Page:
No sufficient protection, findings say of HIV vaccine candidate

Results from Phase 2B of the Imbokodo Study – carried out to test the efficacy and safety of a HIV vaccine candidate among women in five sub-Saharan African countries – shows that the vaccine candidate does not provide sufficient protection against HIV.

The study was conducted among 2,600 plus women in 23 sites across South Africa, Zambia, Zimbabwe, Mozambique and Malawi among women aged 18- 35 years at risk of acquiring HIV.

Discussing the findings at a Media for Environment, Science, Health and Agriculture (MESHA) briefing, Mitchel Warren, Executive Director of AVAC said that the efficacy of the vaccine was found to be at 25 percent.

“There was some hint that the vaccine was working very partially,” he said, “ but it is not strong enough to warrant the vaccine continuing in this trial because it is not good enough to get it licensed.”

Also known as the HVTN705/HPX2008, the study involved participants getting four different doses over the first 12 months of their participation.

“The first two were called prime, based on a cold virus, Adenovirus26. Then they received further boost- protein booster- to help stimulate the immune system. Half of the women received this combination, while the other half received four shots of a placebo, that didn’t have any active ingredient,” Warren explained, adding that the women were followed for 24 months after the final shot.

The Imbokodo study found that through 24 months of follow up, 63 of 1,109 participants who received placebo compared to 51 of 1,079 participants who received active vaccine acquired HIV.

In addition, it found that despite the low efficacy, the vaccine was safe and there was no adverse event reported.

There is a parallel trial ongoing dubbed the Mosaico trial being carried out on 3,000 men who have sex with men and transgender individuals in Latin America, US and Europe. The study uses a similar regimen with the same Adenovirus26 platform for the prime vaccine, but using a different form of protein boost.

“It is possible the vaccine could work differently because it is a different boost, addressing a different route of HIV transmission (anal route) or because it is in a different part of the world with different circulating HIV,” Warren said.

According to Warren, the Imbokodo study is a stark reminder of the need to develop a HIV vaccine and the need to scale up prevention products that are already at hand such as the condoms, Oral PrEP, injectable PrEP and vaginal ring among others.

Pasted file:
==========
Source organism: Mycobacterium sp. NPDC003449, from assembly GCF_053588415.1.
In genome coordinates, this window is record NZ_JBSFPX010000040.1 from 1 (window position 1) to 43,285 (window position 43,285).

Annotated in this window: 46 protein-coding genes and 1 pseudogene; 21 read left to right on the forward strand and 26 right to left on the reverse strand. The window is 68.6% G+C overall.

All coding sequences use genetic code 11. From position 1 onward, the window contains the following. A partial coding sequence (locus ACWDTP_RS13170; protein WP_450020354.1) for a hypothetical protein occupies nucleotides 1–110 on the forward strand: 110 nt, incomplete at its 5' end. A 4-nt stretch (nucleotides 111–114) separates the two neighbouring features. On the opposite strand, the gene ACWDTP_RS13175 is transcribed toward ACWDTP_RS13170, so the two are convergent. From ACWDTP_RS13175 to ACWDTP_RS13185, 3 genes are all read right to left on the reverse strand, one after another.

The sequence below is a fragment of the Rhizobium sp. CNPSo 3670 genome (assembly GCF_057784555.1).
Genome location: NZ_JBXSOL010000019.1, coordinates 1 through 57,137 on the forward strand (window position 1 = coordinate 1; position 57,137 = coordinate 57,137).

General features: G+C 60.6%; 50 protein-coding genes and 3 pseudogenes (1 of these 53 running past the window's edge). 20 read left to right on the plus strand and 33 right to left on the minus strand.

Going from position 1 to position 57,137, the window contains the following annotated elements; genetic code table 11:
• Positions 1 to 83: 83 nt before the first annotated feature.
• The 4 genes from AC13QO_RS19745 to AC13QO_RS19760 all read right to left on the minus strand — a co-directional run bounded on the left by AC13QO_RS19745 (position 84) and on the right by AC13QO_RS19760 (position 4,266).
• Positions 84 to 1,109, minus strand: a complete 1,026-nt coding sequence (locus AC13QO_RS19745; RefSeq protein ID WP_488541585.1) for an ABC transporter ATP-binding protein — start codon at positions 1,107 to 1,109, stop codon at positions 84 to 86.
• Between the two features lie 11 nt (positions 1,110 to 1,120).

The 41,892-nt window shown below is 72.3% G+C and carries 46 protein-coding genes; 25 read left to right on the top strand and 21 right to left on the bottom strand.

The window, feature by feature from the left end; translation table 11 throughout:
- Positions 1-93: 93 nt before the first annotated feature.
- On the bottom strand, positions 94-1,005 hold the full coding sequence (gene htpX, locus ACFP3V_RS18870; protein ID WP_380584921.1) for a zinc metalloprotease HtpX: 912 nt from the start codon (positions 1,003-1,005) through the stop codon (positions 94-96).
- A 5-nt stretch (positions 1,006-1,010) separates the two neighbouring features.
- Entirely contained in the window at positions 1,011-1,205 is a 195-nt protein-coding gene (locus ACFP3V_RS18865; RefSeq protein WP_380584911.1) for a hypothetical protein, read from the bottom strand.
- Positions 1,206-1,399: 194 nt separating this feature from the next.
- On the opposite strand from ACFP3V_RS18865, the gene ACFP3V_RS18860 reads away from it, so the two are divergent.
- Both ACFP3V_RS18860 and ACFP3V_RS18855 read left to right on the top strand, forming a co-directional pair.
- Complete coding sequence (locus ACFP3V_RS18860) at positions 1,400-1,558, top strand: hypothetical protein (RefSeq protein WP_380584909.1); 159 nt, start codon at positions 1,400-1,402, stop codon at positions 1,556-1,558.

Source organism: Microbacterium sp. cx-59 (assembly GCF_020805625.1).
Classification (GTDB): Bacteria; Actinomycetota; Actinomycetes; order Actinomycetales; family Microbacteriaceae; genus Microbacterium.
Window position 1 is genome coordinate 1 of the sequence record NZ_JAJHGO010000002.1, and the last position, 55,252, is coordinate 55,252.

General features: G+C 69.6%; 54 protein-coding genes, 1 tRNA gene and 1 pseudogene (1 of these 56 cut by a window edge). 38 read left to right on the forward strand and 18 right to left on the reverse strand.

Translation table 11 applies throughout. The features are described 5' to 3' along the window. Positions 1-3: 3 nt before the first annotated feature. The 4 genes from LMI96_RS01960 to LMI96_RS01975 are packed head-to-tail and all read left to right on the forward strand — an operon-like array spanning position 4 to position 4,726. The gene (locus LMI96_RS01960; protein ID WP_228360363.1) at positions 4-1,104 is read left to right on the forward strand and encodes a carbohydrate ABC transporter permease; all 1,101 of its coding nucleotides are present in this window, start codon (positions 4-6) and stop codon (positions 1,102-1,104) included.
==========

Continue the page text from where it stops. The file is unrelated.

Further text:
“We have to go all in for the prevention products we have. We have to roll them out with urgency so that people can protect themselves today while we reorient the HIV research agenda,” he said.

The HIV vaccine was being developed in a public-private partnership by Johnson and Johnson in collaboration with National Institutes of Health, the Bill & Melinda Gates Foundation, and the HIV Vaccine Trials Network (HVTN) among others.

“HIV is a unique and complex virus that has long posed unprecedented challenges for vaccine development because of its ability to attack, hijack and evade the human immune system,” Paul Stoffels, Managing Director, Vice Chairman of the Executive Committee and Chief Scientific Officer at Johnson & Johnson said in a statement
during the release of the study findings.

“While we are disappointed the vaccine candidate did not provide a sufficient level of protection against HIV infection in the Imbokodo trial, the study will give us important scientific findings in the ongoing pursuit for a vaccine to prevent HIV.

We continue to stand in solidarity with people living with and vulnerable to HIV, and remain committed to furthering our research against this devastating virus,” he added.

Though it has been 37 years of existing with HIV, developing a vaccine for the virus has been an arduous task mainly due to the HIV strain diversity and the immune evasion strategies of the virus.

According to Ronald C. Desrosiers, Professor of Pathology, Vice-Chair for Research, University of Miami, in an article, the development of the vaccine is made difficult by the biological properties of HIV. This includes the ability of the virus to continuously replicate, to generate and tolerate many mutations in its genetic information as well as the ability to shield itself from recognition by antibodies.

Besides the Imbokodo study, there have been five other trials to find a vaccine for HIV. All of them failed since there was no protection against acquisition of the virus or lowering of viral loads for those infected.

Currently, the PrEPVacc studies are ongoing in Africa- Uganda, Tanzania, Mozambique and South Africa- to test efficacy of a two experimental combination of HIV vaccine regimen while also comparing the effectiveness of a new form of oral PrEP (Descovy) against Truvada. The study which includes both men and women aged 18-40 years at risk of HIV
started in 2018 and will end in 2023.

 

By Sharon Atieno

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